Early Days of Dialysis in New York

Donald A. Feinfeld, MD, FACP, FASN



In 1967 the faculty of Department of Surgery at Columbia University College of Physicians  & Surgeons (P&S) realized that they weren't getting many residency applications from academically oriented graduating medical students.  Since they felt that their mission was to train academic surgeons, they asked around and learned that one of the most exciting areas of academic surgery was organ transplantation, which in that era meant kidney transplantation.  However, the Chairman of Medicine at P & S, Dr. Stanley Bradley, did not accept the use of dialysis, and since a kidney transplantation program requires a population of dialysis patients, P & S could not start such a program.  Dr. George Humphreys, the Chairman of Surgery, was unable to persuade Dr. Bradley to change his mind, so he decided to start a dialysis program within the Surgery Department. 


Dr. Frederic Herter, the Director of Surgery at Francis Delafield Hospital, agreed to place the dialysis program at that hospital and appointed Dr. Joseph Buda to direct it.  They bought a Travenol machine, installed it at Delafield, and hired a nurse who had done some dialysis work.  In September 1968 they started looking for patients and found AW, a 35-year-old man who had lost his kidneys from hypertension and could not get into one of the scarce dialysis slots elsewhere.  Dr. Buda admitted him to Delafield, placed a Scribner shunt in his arm and then realized that AW needed ongoing medical care.  The medicine residents and attendings were not allowed to be involved with dialysis patients, so he was immediately turned over to the senior medical student who was just starting a surgical subinternship at Delafield--me!  I walked onto the surgical ward in my whites and was told, "Congratulations! You're going to take care of our first hemodialysis patient!"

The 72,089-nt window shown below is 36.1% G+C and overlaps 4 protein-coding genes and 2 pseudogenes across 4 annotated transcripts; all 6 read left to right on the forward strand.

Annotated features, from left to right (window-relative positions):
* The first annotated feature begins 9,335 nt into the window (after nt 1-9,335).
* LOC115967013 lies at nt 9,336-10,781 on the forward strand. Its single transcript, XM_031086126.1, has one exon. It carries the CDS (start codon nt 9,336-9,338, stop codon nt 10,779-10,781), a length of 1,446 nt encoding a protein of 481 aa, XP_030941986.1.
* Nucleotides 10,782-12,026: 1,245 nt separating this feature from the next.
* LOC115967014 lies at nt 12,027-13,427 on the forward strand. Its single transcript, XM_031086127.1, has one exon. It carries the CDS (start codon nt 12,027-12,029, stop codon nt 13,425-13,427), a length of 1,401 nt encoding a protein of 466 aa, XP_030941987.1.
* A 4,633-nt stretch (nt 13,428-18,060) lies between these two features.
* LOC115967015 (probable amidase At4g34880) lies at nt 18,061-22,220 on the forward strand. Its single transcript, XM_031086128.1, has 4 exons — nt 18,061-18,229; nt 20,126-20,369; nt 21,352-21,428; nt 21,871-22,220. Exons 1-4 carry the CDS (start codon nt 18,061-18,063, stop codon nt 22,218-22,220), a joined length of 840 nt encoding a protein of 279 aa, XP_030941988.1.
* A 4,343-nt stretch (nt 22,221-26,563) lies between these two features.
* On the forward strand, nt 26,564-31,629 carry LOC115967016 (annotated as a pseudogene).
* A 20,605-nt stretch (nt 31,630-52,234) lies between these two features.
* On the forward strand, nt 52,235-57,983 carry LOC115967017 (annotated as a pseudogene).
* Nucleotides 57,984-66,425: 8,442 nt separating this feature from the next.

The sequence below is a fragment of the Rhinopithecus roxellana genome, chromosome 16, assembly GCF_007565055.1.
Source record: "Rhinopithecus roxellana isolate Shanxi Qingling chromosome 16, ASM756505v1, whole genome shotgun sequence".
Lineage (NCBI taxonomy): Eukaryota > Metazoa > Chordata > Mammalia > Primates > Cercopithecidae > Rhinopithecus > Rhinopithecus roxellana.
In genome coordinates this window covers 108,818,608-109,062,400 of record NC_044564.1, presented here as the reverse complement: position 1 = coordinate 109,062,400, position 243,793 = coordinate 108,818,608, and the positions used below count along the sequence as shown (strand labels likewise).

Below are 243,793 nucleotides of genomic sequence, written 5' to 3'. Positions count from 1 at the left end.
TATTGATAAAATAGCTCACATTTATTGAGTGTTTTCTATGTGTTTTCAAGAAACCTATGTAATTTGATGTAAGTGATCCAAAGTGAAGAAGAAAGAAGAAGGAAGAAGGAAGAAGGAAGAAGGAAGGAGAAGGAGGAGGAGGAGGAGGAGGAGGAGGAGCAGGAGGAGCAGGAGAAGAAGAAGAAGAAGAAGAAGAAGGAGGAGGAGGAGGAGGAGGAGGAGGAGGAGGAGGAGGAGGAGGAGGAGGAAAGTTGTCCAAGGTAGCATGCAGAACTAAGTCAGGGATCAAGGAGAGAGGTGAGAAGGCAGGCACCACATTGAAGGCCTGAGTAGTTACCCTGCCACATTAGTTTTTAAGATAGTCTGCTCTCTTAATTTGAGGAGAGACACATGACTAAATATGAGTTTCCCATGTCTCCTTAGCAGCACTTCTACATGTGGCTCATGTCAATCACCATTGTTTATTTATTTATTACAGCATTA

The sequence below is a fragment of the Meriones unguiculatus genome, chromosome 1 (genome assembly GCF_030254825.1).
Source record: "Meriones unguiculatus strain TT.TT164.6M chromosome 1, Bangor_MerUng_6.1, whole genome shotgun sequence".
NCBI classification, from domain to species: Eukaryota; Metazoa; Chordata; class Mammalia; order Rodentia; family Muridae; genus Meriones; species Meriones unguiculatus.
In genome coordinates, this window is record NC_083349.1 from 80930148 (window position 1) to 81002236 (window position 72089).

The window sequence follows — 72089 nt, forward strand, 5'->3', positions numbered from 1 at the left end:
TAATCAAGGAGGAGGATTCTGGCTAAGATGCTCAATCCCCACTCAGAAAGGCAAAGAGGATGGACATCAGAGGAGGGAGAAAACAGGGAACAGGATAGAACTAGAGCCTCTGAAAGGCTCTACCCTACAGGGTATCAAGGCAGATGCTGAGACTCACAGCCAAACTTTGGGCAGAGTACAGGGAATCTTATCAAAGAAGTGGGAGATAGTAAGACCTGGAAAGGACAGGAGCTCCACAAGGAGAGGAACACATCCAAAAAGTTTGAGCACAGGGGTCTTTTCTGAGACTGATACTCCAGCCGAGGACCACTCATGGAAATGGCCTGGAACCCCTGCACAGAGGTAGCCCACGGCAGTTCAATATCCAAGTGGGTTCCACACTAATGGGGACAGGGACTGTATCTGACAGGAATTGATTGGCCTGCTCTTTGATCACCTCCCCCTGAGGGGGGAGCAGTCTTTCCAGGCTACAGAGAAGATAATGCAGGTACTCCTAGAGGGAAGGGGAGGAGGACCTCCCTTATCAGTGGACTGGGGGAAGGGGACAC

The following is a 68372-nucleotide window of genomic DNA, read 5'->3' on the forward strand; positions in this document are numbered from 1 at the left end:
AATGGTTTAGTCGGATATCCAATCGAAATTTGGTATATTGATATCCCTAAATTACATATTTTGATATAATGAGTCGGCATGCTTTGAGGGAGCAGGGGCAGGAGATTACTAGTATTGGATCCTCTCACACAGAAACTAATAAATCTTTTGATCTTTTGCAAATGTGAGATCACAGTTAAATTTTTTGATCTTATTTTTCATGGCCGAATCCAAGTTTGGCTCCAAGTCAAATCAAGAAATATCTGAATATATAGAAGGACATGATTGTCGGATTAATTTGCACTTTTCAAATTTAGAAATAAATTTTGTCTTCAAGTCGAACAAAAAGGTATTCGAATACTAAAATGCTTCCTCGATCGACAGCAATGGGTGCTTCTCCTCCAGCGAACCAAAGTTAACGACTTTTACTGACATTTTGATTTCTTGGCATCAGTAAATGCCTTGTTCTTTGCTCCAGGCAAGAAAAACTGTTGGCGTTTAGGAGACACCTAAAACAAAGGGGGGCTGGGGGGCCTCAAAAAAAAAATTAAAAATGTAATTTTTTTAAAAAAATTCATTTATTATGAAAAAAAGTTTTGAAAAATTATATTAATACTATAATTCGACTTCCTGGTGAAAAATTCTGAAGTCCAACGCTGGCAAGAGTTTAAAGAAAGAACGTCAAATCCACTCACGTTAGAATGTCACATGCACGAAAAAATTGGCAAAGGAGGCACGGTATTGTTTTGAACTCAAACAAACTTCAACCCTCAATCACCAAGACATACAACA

I had no idea what to do for this man.  There were no books on dialysis in the library.  There was a book on uremia but it didn't mention dialysis.  I did find a few articles in Index Medicus, all of which were experimental (there were no computers and no Medlines).  Twice a week I wheeled AW down the hall and watched the nurse hook him up to the machine.  I prayed that nothing bad would happen; fortunately it didn't.


Two weeks later, I received a second uremic patient, a woman with severe lupus whose kidney function had failed despite medical therapy at the private Harkness Pavilion.  Since patients with systemic diseases such as lupus were excluded from the few dialysis programs available, she was clearly going to die without this treatment.  Transfer to Delafield was seen as a last-ditch effort to keep her alive.  Unfortunately, she also had severe thrombocytopenia, and attempts to place a working Scribner shunt led to copious bleeding, so she never received dialysis. She was eventually transferred back to Harkness.


I felt as though I was flying blind.  The surgical attendings and residents were sympathetic, but they couldn't teach me much about either dialysis or uremia.  I remember saying to myself, "If I get out of this without a major disaster, I'll never have anything to do with dialysis again."  It just goes to show one should never say never.